I have been missing my blog. It went through this little phase where it became a shop front for our Trello course and that stopped me posting about my miserable little life.
Except the stuff that people I care about also care about the little miserable musings I post, and these posts are the ones that are fun to write because they are from the heart and also offline these are the posts that instigate the most conversation, the stale crap I write never gets a connection.
How does that content work offline?
It is worth thinking about how the content we post online works offline. Nil’s (my partner in crime with Trello workshops) is significantly better at writing the “instruction posts” than I am. These are the posts that people read and then ask a bigger question about trello, they are also the ones that get shared the most online – because they are useful.
So as I wander through the hills lonely as a daffodil people ask me about Trello posts (thanks, Nil’s) and my rambling ones (like this post.) This is the community that is forming around the blog you are reading, trello fan-girls and boys and people with growing interest in coworking, community and collaboration.
So what is the point?
I have been thinking about this a lot after getting back to London after OuiShare Fest in Paris. Between OuiShare, Copass, @Work Hubs and Echo I walked into a community, I felt at home right away. The same will happen with New Media Europe in a few weeks and then again at UK Coworking Community Organisers in July. It used to happen at TAGtribe and London Bloggers Meet Up.
Other times I’ll go to an event and it will be like getting on a tube train in London, we are all doing the same thing but are not connected, or even talking to each other.
Desk vs Community
The example I keep coming back to is the coworking cliche of desks vs community – this makes sense in my head – hear me out. Everywhere I have been there is been a divide between ‘I am renting’ and ‘I am a community member’. The part that inspires me and I am able to fuel is the community member manner.
Maybe if I was more ruthless at filling in the SEO boxes in my beautiful Rainmaker website, doing keyword research and all those other “grown up marketing” things I’d be in a different place.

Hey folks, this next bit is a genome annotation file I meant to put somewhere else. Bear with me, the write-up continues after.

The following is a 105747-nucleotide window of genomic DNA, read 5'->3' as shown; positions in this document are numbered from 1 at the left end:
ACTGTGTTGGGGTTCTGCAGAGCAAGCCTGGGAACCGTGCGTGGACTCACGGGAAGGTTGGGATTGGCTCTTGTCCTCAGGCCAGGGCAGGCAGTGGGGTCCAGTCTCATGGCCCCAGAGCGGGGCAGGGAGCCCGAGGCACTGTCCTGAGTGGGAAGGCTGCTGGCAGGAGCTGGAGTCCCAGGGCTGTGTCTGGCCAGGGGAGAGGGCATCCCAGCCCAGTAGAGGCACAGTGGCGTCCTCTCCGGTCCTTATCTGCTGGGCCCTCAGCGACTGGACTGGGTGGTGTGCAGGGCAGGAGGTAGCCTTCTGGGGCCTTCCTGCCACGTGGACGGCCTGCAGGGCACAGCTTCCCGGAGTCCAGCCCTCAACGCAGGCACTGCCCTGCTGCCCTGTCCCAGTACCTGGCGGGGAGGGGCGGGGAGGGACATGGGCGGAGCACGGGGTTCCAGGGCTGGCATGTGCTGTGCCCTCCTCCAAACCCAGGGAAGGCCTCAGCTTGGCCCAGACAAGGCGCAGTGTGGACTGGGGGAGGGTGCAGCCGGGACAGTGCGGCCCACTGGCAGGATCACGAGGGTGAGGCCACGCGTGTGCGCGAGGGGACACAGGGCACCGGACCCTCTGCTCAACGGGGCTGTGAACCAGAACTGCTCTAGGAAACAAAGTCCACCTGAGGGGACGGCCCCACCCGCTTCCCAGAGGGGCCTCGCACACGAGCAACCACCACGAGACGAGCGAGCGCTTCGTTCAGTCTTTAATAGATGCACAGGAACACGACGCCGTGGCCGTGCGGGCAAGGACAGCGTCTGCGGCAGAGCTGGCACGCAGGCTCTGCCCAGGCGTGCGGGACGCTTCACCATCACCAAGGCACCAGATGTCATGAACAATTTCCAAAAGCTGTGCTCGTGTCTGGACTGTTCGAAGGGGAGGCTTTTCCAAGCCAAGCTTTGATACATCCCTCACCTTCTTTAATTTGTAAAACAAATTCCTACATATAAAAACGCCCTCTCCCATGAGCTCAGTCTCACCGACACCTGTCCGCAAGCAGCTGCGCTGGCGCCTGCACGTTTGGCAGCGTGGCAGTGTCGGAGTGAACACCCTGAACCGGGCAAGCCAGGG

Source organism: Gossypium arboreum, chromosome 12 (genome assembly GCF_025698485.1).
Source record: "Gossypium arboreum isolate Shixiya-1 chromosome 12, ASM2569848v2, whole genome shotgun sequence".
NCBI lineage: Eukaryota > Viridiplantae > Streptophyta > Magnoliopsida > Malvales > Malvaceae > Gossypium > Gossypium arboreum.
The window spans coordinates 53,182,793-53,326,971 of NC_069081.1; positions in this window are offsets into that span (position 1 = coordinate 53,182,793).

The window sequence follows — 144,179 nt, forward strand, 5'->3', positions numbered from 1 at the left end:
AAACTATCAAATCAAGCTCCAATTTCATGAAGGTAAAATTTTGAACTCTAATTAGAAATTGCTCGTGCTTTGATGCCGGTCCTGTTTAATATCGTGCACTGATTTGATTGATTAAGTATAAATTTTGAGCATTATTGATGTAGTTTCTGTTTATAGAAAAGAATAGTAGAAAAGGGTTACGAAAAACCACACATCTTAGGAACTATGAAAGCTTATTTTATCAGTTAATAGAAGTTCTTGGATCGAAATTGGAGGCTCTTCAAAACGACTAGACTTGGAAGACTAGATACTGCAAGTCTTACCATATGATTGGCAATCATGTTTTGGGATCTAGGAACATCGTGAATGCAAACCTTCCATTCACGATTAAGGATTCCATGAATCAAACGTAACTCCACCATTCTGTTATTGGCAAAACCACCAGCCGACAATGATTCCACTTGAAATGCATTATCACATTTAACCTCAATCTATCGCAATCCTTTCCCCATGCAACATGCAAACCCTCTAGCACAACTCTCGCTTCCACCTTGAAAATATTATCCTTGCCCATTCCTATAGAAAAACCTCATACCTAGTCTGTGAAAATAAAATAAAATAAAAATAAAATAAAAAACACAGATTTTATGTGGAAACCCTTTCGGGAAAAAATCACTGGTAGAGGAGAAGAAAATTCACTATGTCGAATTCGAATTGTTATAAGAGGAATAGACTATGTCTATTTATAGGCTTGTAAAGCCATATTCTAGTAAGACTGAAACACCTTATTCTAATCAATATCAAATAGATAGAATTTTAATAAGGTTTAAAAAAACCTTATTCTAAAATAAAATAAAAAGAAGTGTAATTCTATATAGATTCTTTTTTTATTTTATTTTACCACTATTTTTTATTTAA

What I have got is a deep connection with a group of people, I don’t “own them” we are together and have been evolving steadily for a few years now.
It is the community feeling I am doubling down on.
This was what I took from OuiShare fest and certainly the jet stream I have been chasing in coworking since I first discovered it in 2010 at Innovation Warehouse in London and Beta Cowork in Brussels. The feeling of pitching up round a table and moving each others projects forward
The feeling of pitching up round a table and moving each others projects forward is the intersection of community I crave and thrive off of. As I have learnt more about coworking and how to help other people and how to ask for help the world has exploded.
It is important to point out that there is a huge difference between a “shortcut” / “get it cheap” / “bleed every drop out an asset” type actions and “smart cut” / “support network” / “create value” actions.
This is where the coffee machine is
A couple phrases have been locked in my head for a while, poking me and keeping me awake. First was Alex Hillman talking about showing people around a community vs doing a tour of the building and I connected this with Indy Johar riffing here on OuiShare Radio about coworking being great but the real mission being (in his case) “mission Birmingham”.
At first, I LOVED the idea of coworking because I could ‘look like I was doing something.’ – These days I am seeking out how to make the work we do in coworking places actually count in the neighbourhood. I don’t know how to do this and the place this is going to play out is @Work Hubs (AKA OuiShare UK HQ) in Euston.
This is the difference between selling desk spaces and building a community.